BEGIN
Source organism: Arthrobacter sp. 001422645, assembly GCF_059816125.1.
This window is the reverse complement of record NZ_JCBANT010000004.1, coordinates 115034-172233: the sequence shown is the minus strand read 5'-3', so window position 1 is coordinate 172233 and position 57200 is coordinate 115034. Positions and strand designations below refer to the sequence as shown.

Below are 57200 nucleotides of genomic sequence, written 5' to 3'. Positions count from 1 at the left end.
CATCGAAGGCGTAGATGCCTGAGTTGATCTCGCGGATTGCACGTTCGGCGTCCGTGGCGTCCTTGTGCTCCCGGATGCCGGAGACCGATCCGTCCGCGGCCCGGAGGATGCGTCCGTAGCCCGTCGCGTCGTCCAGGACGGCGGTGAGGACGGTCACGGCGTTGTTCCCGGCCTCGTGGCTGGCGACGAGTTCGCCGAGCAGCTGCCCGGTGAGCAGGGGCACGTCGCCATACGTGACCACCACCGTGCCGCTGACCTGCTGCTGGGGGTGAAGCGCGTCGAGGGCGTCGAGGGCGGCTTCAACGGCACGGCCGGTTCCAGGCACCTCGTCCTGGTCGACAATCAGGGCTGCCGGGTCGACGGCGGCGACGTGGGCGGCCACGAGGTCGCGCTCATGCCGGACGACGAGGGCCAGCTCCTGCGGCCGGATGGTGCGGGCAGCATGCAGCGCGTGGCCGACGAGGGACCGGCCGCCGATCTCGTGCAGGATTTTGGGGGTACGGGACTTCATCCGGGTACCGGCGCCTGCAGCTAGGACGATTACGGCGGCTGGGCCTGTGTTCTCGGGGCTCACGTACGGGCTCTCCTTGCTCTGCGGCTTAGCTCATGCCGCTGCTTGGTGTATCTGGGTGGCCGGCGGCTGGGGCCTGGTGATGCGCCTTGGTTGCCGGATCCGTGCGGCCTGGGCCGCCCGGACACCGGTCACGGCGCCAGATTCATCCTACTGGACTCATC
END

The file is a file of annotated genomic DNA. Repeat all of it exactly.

Source organism: Arthrobacter sp. 001422645, assembly GCF_059816125.1.
This window is the reverse complement of record NZ_JCBANT010000004.1, coordinates 115034-172233: the sequence shown is the minus strand read 5'-3', so window position 1 is coordinate 172233 and position 57200 is coordinate 115034. Positions and strand designations below refer to the sequence as shown.

Below are 57200 nucleotides of genomic sequence, written 5' to 3'. Positions count from 1 at the left end.
CATCGAAGGCGTAGATGCCTGAGTTGATCTCGCGGATTGCACGTTCGGCGTCCGTGGCGTCCTTGTGCTCCCGGATGCCGGAGACCGATCCGTCCGCGGCCCGGAGGATGCGTCCGTAGCCCGTCGCGTCGTCCAGGACGGCGGTGAGGACGGTCACGGCGTTGTTCCCGGCCTCGTGGCTGGCGACGAGTTCGCCGAGCAGCTGCCCGGTGAGCAGGGGCACGTCGCCATACGTGACCACCACCGTGCCGCTGACCTGCTGCTGGGGGTGAAGCGCGTCGAGGGCGTCGAGGGCGGCTTCAACGGCACGGCCGGTTCCAGGCACCTCGTCCTGGTCGACAATCAGGGCTGCCGGGTCGACGGCGGCGACGTGGGCGGCCACGAGGTCGCGCTCATGCCGGACGACGAGGGCCAGCTCCTGCGGCCGGATGGTGCGGGCAGCATGCAGCGCGTGGCCGACGAGGGACCGGCCGCCGATCTCGTGCAGGATTTTGGGGGTACGGGACTTCATCCGGGTACCGGCGCCTGCAGCTAGGACGATTACGGCGGCTGGGCCTGTGTTCTCGGGGCTCACGTACGGGCTCTCCTTGCTCTGCGGCTTAGCTCATGCCGCTGCTTGGTGTATCTGGGTGGCCGGCGGCTGGGGCCTGGTGATGCGCCTTGGTTGCCGGATCCGTGCGGCCTGGGCCGCCCGGACACCGGTCACGGCGCCAGATTCATCCTACTGGACTCATC